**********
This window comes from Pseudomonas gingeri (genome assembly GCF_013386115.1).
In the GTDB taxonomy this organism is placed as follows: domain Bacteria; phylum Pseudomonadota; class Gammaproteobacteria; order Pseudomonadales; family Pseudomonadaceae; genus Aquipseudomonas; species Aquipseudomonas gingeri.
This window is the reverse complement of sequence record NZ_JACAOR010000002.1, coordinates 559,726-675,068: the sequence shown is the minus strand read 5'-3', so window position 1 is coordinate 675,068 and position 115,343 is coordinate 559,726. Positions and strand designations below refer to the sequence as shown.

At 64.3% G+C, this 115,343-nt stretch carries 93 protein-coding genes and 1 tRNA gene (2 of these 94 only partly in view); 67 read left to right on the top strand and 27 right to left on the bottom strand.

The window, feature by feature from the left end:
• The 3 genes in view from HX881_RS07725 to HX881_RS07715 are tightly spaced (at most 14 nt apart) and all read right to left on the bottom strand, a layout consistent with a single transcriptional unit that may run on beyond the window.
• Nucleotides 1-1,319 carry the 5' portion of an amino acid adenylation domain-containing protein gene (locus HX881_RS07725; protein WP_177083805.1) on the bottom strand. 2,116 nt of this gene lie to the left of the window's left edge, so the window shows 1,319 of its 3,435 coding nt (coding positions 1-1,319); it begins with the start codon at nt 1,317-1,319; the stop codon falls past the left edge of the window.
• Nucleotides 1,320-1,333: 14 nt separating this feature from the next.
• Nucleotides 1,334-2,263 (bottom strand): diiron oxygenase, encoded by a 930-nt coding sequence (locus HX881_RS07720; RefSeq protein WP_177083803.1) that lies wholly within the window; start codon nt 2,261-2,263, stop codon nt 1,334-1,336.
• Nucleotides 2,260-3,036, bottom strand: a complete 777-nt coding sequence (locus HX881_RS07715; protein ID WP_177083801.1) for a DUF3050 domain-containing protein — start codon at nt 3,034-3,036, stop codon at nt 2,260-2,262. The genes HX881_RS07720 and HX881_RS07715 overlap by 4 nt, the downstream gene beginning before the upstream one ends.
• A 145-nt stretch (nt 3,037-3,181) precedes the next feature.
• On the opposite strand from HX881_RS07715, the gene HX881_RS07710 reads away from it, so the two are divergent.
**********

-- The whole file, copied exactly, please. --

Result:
This window comes from Pseudomonas gingeri (genome assembly GCF_013386115.1).
In the GTDB taxonomy this organism is placed as follows: domain Bacteria; phylum Pseudomonadota; class Gammaproteobacteria; order Pseudomonadales; family Pseudomonadaceae; genus Aquipseudomonas; species Aquipseudomonas gingeri.
This window is the reverse complement of sequence record NZ_JACAOR010000002.1, coordinates 559,726-675,068: the sequence shown is the minus strand read 5'-3', so window position 1 is coordinate 675,068 and position 115,343 is coordinate 559,726. Positions and strand designations below refer to the sequence as shown.

At 64.3% G+C, this 115,343-nt stretch carries 93 protein-coding genes and 1 tRNA gene (2 of these 94 only partly in view); 67 read left to right on the top strand and 27 right to left on the bottom strand.

The window, feature by feature from the left end:
• The 3 genes in view from HX881_RS07725 to HX881_RS07715 are tightly spaced (at most 14 nt apart) and all read right to left on the bottom strand, a layout consistent with a single transcriptional unit that may run on beyond the window.
• Nucleotides 1-1,319 carry the 5' portion of an amino acid adenylation domain-containing protein gene (locus HX881_RS07725; protein WP_177083805.1) on the bottom strand. 2,116 nt of this gene lie to the left of the window's left edge, so the window shows 1,319 of its 3,435 coding nt (coding positions 1-1,319); it begins with the start codon at nt 1,317-1,319; the stop codon falls past the left edge of the window.
• Nucleotides 1,320-1,333: 14 nt separating this feature from the next.
• Nucleotides 1,334-2,263 (bottom strand): diiron oxygenase, encoded by a 930-nt coding sequence (locus HX881_RS07720; RefSeq protein WP_177083803.1) that lies wholly within the window; start codon nt 2,261-2,263, stop codon nt 1,334-1,336.
• Nucleotides 2,260-3,036, bottom strand: a complete 777-nt coding sequence (locus HX881_RS07715; protein ID WP_177083801.1) for a DUF3050 domain-containing protein — start codon at nt 3,034-3,036, stop codon at nt 2,260-2,262. The genes HX881_RS07720 and HX881_RS07715 overlap by 4 nt, the downstream gene beginning before the upstream one ends.
• A 145-nt stretch (nt 3,037-3,181) precedes the next feature.
• On the opposite strand from HX881_RS07715, the gene HX881_RS07710 reads away from it, so the two are divergent.